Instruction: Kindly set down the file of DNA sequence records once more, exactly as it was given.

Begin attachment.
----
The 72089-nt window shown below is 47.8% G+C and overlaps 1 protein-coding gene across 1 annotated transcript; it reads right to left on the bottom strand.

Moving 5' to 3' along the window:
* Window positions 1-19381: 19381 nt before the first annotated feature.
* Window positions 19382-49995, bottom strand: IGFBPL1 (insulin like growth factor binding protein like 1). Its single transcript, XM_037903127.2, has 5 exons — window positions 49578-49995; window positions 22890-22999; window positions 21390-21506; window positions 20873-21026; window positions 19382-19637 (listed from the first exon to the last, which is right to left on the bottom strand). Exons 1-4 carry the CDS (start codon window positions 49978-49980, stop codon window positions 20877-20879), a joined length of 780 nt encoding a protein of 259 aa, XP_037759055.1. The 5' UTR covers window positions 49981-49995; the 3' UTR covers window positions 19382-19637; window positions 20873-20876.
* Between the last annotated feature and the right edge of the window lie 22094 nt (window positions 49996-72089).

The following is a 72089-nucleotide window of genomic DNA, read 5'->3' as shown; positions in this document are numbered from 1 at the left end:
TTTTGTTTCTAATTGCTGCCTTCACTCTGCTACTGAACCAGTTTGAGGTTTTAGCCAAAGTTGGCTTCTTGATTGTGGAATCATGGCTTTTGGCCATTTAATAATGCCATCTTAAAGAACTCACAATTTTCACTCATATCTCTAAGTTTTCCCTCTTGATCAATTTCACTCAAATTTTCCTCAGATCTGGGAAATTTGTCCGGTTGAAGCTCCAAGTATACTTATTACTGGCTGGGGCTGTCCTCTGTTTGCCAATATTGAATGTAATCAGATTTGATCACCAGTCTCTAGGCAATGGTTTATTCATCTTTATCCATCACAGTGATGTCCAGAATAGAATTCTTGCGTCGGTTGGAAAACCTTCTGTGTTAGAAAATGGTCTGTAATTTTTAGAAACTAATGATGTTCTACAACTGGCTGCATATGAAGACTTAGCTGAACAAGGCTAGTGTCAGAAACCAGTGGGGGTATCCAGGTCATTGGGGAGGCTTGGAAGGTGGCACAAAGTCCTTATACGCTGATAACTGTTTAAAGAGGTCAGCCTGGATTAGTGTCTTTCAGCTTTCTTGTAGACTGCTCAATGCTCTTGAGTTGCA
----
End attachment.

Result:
The 72089-nt window shown below is 47.8% G+C and overlaps 1 protein-coding gene across 1 annotated transcript; it reads right to left on the bottom strand.

Moving 5' to 3' along the window:
* Window positions 1-19381: 19381 nt before the first annotated feature.
* Window positions 19382-49995, bottom strand: IGFBPL1 (insulin like growth factor binding protein like 1). Its single transcript, XM_037903127.2, has 5 exons — window positions 49578-49995; window positions 22890-22999; window positions 21390-21506; window positions 20873-21026; window positions 19382-19637 (listed from the first exon to the last, which is right to left on the bottom strand). Exons 1-4 carry the CDS (start codon window positions 49978-49980, stop codon window positions 20877-20879), a joined length of 780 nt encoding a protein of 259 aa, XP_037759055.1. The 5' UTR covers window positions 49981-49995; the 3' UTR covers window positions 19382-19637; window positions 20873-20876.
* Between the last annotated feature and the right edge of the window lie 22094 nt (window positions 49996-72089).

The following is a 72089-nucleotide window of genomic DNA, read 5'->3' as shown; positions in this document are numbered from 1 at the left end:
TTTTGTTTCTAATTGCTGCCTTCACTCTGCTACTGAACCAGTTTGAGGTTTTAGCCAAAGTTGGCTTCTTGATTGTGGAATCATGGCTTTTGGCCATTTAATAATGCCATCTTAAAGAACTCACAATTTTCACTCATATCTCTAAGTTTTCCCTCTTGATCAATTTCACTCAAATTTTCCTCAGATCTGGGAAATTTGTCCGGTTGAAGCTCCAAGTATACTTATTACTGGCTGGGGCTGTCCTCTGTTTGCCAATATTGAATGTAATCAGATTTGATCACCAGTCTCTAGGCAATGGTTTATTCATCTTTATCCATCACAGTGATGTCCAGAATAGAATTCTTGCGTCGGTTGGAAAACCTTCTGTGTTAGAAAATGGTCTGTAATTTTTAGAAACTAATGATGTTCTACAACTGGCTGCATATGAAGACTTAGCTGAACAAGGCTAGTGTCAGAAACCAGTGGGGGTATCCAGGTCATTGGGGAGGCTTGGAAGGTGGCACAAAGTCCTTATACGCTGATAACTGTTTAAAGAGGTCAGCCTGGATTAGTGTCTTTCAGCTTTCTTGTAGACTGCTCAATGCTCTTGAGTTGCA